Yes, the title of this post is one of the most revered and honored tropes of role-playing games. I can’t even begin to count the number of stories I could tell about the consequences of an adventuring party going their separate ways and being systematically wiped out by frustrated Dungeon Masters whose carefully constructed campaign is being turned into a shambles by players who think it’s a grand idea to have everyone wander off on their own.

But this post isn’t about gaming. It’s about writing. Of course, like all “rules”, this one is frequently violated to great effect in numerous stories from “Lord of the Rings” to “The Avengers.” So as Barbossa would say, this isn’t a “rule” so much as a “guideline.”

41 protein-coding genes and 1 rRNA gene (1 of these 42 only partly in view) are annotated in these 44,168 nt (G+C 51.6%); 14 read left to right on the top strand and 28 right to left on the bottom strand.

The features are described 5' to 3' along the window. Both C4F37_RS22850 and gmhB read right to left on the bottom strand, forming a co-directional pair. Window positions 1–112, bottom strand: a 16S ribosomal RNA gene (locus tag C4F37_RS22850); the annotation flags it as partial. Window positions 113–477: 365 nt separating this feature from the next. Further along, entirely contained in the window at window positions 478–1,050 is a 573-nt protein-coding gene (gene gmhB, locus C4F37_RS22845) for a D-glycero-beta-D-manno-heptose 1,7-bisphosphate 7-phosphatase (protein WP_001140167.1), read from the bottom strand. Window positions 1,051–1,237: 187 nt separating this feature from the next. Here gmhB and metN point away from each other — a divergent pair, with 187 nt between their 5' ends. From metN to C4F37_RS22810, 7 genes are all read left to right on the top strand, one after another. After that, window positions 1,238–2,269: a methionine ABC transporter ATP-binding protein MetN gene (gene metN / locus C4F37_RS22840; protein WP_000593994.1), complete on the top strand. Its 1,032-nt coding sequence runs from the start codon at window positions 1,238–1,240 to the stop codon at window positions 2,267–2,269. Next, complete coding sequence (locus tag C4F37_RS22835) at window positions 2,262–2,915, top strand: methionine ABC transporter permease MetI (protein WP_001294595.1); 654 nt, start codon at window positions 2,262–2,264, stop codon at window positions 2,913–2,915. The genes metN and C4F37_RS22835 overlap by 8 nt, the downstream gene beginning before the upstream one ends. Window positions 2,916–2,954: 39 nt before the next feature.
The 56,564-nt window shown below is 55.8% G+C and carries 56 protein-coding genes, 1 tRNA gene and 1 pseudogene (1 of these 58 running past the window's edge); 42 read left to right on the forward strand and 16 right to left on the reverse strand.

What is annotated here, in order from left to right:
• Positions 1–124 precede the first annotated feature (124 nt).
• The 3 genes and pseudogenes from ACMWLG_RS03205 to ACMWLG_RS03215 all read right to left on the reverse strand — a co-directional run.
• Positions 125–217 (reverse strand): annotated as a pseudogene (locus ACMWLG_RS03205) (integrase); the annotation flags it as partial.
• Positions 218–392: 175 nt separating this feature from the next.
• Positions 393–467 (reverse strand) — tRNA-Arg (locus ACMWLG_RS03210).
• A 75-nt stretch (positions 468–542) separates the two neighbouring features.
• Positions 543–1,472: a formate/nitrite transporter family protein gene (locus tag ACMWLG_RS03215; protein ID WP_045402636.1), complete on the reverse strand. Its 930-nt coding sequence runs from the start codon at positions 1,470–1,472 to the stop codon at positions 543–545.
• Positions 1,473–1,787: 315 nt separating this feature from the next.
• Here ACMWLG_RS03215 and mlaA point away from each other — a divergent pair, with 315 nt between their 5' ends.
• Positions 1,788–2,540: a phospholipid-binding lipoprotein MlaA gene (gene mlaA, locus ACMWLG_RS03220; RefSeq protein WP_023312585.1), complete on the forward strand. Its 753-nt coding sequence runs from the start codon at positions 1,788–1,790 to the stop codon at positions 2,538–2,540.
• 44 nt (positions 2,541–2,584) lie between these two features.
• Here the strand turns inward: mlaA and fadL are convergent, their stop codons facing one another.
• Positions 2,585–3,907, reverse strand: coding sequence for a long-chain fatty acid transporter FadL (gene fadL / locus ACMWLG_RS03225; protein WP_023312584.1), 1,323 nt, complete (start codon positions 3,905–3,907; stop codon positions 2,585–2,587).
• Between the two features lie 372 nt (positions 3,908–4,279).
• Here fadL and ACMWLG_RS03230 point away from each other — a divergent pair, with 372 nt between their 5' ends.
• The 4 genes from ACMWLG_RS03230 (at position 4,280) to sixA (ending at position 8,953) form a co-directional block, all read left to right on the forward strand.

But it’s a solid guideline if you want to create a story where readers can experience the rich interplay of characters that is really only possible when the reader has become not only acquainted with individual characters, but has also developed an understanding of the complex dynamics of interpersonal relationships between groups of people.

It is rare for any story to rely on a total focus on one main character. It is incredibly difficult for a writer to keep readers interested in a story like that anyway. So the vast majority of the world’s favorite stories usually have one main focus, but that main focus is surrounded by other characters whose stories weave their own threads around and through the main character’s thread.